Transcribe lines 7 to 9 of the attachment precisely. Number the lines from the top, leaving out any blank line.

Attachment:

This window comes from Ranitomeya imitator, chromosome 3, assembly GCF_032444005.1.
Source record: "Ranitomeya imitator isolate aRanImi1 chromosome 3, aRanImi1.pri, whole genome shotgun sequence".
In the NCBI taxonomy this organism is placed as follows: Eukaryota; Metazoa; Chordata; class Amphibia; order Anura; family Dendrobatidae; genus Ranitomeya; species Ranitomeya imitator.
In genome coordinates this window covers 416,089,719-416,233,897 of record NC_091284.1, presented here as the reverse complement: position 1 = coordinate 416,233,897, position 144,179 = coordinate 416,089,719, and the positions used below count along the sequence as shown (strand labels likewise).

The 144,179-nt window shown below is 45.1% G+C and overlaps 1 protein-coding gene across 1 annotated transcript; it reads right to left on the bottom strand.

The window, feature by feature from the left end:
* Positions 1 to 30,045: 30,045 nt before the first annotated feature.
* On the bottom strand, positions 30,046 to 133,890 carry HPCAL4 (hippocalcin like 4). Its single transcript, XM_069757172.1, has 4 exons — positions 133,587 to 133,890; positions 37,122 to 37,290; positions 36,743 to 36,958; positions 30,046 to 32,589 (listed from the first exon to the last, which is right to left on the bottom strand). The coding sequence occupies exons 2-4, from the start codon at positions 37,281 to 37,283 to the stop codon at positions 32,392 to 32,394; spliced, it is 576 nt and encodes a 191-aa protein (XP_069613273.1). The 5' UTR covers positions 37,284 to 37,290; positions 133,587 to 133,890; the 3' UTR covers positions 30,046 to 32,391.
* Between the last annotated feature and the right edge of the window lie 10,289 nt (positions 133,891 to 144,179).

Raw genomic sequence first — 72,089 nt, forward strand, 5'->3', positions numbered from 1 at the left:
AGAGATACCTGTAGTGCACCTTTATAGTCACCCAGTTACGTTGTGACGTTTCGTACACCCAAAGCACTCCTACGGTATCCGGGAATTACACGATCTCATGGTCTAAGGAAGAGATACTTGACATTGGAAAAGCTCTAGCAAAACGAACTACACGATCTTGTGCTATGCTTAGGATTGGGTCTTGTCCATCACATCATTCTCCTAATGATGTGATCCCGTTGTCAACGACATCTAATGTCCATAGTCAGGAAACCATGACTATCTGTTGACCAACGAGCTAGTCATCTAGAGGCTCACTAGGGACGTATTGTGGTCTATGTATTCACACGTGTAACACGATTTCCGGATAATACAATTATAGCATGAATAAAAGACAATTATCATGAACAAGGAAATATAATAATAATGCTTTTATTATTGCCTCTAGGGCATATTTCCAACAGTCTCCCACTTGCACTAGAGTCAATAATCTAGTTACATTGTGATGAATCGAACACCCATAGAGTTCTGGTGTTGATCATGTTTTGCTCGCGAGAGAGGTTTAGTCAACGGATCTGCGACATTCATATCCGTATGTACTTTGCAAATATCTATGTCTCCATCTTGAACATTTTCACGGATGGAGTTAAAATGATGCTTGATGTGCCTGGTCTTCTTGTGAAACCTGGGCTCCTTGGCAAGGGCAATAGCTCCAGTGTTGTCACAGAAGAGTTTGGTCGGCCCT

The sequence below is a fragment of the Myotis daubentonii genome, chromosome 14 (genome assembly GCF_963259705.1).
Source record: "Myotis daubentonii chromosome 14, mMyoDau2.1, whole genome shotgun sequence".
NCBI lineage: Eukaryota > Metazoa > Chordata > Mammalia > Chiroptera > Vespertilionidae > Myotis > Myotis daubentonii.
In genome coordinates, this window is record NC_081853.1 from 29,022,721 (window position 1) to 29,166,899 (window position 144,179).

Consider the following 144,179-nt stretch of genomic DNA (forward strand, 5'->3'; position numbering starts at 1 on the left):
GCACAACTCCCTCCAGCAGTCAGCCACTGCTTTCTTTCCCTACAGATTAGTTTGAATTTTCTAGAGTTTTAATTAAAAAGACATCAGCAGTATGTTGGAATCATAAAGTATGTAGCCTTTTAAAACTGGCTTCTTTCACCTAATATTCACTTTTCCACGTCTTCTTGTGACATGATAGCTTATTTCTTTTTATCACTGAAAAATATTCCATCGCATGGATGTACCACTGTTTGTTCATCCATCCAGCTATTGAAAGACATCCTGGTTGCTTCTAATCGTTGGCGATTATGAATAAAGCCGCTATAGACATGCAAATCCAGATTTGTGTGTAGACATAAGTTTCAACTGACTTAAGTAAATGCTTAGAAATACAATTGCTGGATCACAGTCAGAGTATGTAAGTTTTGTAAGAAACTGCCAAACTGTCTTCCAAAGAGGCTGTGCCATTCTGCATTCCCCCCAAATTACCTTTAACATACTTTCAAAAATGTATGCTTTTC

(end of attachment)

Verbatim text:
* Positions 1 to 30,045: 30,045 nt before the first annotated feature.
* On the bottom strand, positions 30,046 to 133,890 carry HPCAL4 (hippocalcin like 4). Its single transcript, XM_069757172.1, has 4 exons — positions 133,587 to 133,890; positions 37,122 to 37,290; positions 36,743 to 36,958; positions 30,046 to 32,589 (listed from the first exon to the last, which is right to left on the bottom strand). The coding sequence occupies exons 2-4, from the start codon at positions 37,281 to 37,283 to the stop codon at positions 32,392 to 32,394; spliced, it is 576 nt and encodes a 191-aa protein (XP_069613273.1). The 5' UTR covers positions 37,284 to 37,290; positions 133,587 to 133,890; the 3' UTR covers positions 30,046 to 32,391.
* Between the last annotated feature and the right edge of the window lie 10,289 nt (positions 133,891 to 144,179).